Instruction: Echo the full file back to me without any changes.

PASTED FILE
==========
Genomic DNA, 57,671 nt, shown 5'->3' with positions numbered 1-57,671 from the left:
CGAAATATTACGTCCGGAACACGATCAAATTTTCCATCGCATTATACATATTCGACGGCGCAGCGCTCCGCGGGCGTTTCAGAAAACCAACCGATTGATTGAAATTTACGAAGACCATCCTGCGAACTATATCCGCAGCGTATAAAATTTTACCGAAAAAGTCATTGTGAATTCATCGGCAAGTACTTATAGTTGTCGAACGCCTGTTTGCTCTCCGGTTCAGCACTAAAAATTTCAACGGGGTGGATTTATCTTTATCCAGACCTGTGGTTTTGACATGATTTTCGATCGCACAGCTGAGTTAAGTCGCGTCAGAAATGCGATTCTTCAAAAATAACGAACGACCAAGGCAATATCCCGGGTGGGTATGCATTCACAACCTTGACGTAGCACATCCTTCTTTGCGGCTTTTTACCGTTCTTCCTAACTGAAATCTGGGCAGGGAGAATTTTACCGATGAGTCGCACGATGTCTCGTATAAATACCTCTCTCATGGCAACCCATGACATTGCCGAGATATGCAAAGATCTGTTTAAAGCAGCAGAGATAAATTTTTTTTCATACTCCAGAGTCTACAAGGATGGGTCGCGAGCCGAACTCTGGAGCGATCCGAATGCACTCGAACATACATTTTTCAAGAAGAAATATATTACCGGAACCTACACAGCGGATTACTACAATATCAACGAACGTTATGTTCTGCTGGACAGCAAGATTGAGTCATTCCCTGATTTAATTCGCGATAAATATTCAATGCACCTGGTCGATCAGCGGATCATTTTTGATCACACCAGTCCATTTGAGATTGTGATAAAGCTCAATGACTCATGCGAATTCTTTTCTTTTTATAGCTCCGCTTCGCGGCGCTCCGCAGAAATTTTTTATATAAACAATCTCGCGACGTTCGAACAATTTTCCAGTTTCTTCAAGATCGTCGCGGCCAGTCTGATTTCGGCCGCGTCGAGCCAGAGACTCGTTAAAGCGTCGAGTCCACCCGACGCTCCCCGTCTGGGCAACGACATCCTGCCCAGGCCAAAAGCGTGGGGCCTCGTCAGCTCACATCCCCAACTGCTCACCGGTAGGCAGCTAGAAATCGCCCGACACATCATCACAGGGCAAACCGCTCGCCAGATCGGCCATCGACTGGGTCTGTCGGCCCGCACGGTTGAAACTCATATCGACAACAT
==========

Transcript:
Genomic DNA, 57,671 nt, shown 5'->3' with positions numbered 1-57,671 from the left:
CGAAATATTACGTCCGGAACACGATCAAATTTTCCATCGCATTATACATATTCGACGGCGCAGCGCTCCGCGGGCGTTTCAGAAAACCAACCGATTGATTGAAATTTACGAAGACCATCCTGCGAACTATATCCGCAGCGTATAAAATTTTACCGAAAAAGTCATTGTGAATTCATCGGCAAGTACTTATAGTTGTCGAACGCCTGTTTGCTCTCCGGTTCAGCACTAAAAATTTCAACGGGGTGGATTTATCTTTATCCAGACCTGTGGTTTTGACATGATTTTCGATCGCACAGCTGAGTTAAGTCGCGTCAGAAATGCGATTCTTCAAAAATAACGAACGACCAAGGCAATATCCCGGGTGGGTATGCATTCACAACCTTGACGTAGCACATCCTTCTTTGCGGCTTTTTACCGTTCTTCCTAACTGAAATCTGGGCAGGGAGAATTTTACCGATGAGTCGCACGATGTCTCGTATAAATACCTCTCTCATGGCAACCCATGACATTGCCGAGATATGCAAAGATCTGTTTAAAGCAGCAGAGATAAATTTTTTTTCATACTCCAGAGTCTACAAGGATGGGTCGCGAGCCGAACTCTGGAGCGATCCGAATGCACTCGAACATACATTTTTCAAGAAGAAATATATTACCGGAACCTACACAGCGGATTACTACAATATCAACGAACGTTATGTTCTGCTGGACAGCAAGATTGAGTCATTCCCTGATTTAATTCGCGATAAATATTCAATGCACCTGGTCGATCAGCGGATCATTTTTGATCACACCAGTCCATTTGAGATTGTGATAAAGCTCAATGACTCATGCGAATTCTTTTCTTTTTATAGCTCCGCTTCGCGGCGCTCCGCAGAAATTTTTTATATAAACAATCTCGCGACGTTCGAACAATTTTCCAGTTTCTTCAAGATCGTCGCGGCCAGTCTGATTTCGGCCGCGTCGAGCCAGAGACTCGTTAAAGCGTCGAGTCCACCCGACGCTCCCCGTCTGGGCAACGACATCCTGCCCAGGCCAAAAGCGTGGGGCCTCGTCAGCTCACATCCCCAACTGCTCACCGGTAGGCAGCTAGAAATCGCCCGACACATCATCACAGGGCAAACCGCTCGCCAGATCGGCCATCGACTGGGTCTGTCGGCCCGCACGGTTGAAACTCATATCGACAACAT